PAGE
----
POMEROY — Despite rumors floating around Meigs County, according to Emergency Medical Services Director Robbie Jacks, “We will not be losing 911.”
Jacks and Commissioner Randy Smith recently spoke with state representatives, legislators, and the County Commissioners Association (CCAO) in Columbus to make them aware of Meigs County’s current issue of meeting the state’s certain requirements for 911 through the Ohio Administrative Code by May 12.
The requirements for 911 would cost the county around $452,000 said Jacks. He expressed the biggest challenge lies within the requirement of doubling the EMS staff which would be financially crippling. Jacks said that if these requirements are not met, the 911 service will lose $90,000 for their phone line funding.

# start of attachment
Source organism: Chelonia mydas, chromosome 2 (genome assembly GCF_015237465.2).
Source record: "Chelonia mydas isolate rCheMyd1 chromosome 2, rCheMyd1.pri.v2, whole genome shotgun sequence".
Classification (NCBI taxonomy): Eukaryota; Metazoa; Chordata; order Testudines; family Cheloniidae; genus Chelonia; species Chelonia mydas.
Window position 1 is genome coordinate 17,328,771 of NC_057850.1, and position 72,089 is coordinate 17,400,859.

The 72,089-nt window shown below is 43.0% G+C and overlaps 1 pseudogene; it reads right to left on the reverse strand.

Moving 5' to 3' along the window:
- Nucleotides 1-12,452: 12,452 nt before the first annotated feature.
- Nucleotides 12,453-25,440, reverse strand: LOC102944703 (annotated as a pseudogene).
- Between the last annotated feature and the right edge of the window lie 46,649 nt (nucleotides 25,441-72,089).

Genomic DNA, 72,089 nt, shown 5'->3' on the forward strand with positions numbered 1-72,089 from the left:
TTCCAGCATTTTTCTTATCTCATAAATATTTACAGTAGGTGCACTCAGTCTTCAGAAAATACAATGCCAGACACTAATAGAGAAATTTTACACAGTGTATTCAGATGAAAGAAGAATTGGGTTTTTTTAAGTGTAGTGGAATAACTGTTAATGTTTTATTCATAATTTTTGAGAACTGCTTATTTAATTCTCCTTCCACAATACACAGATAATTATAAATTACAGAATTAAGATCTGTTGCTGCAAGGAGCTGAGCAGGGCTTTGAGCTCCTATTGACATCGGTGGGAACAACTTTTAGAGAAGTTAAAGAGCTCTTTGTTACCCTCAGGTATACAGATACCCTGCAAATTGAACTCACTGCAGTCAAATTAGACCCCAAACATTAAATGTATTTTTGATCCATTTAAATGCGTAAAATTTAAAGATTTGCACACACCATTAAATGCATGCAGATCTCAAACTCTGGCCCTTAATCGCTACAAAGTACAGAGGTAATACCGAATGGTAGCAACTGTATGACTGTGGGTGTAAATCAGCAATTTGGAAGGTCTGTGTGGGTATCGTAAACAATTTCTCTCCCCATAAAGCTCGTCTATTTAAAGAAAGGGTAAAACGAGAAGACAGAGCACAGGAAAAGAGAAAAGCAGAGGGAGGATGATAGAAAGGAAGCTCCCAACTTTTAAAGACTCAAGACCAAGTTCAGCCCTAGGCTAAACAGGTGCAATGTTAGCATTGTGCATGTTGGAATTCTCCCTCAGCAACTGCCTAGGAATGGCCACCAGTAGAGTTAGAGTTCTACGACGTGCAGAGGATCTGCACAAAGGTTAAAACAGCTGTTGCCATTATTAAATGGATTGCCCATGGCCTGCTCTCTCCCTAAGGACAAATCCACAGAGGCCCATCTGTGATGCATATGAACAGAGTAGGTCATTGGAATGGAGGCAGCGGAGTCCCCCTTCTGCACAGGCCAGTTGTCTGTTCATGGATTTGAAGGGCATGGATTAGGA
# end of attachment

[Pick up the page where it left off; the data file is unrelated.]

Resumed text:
Jacks shared the state representatives have looked at other communities affected by this and are trying to get an Emergency Measure Pass that will pause the demands for 911 services until the communities can find a solution.
Jacks expressed he and the commissioners have been working together on this issue for two years and they have considered many options trying to decide what would work best for Meigs County. Smith and Jacks agree that embarking on a shared 911 service with an adjacent county would not be a feasible option. Jacks said this option would not be cost effective and he fears Meigs County would not be as efficiently covered for emergency situations.
Jacks shared that State Representative Jay Edwards has been assisting in this effort and Smith along with Commissioners Tim Ihle and Mike Bartrum are vocal commissioners and have been actively trying to gain support for Meigs County’s 911 service.
Erin Perkins is a staff writer for Ohio Valley Publishing.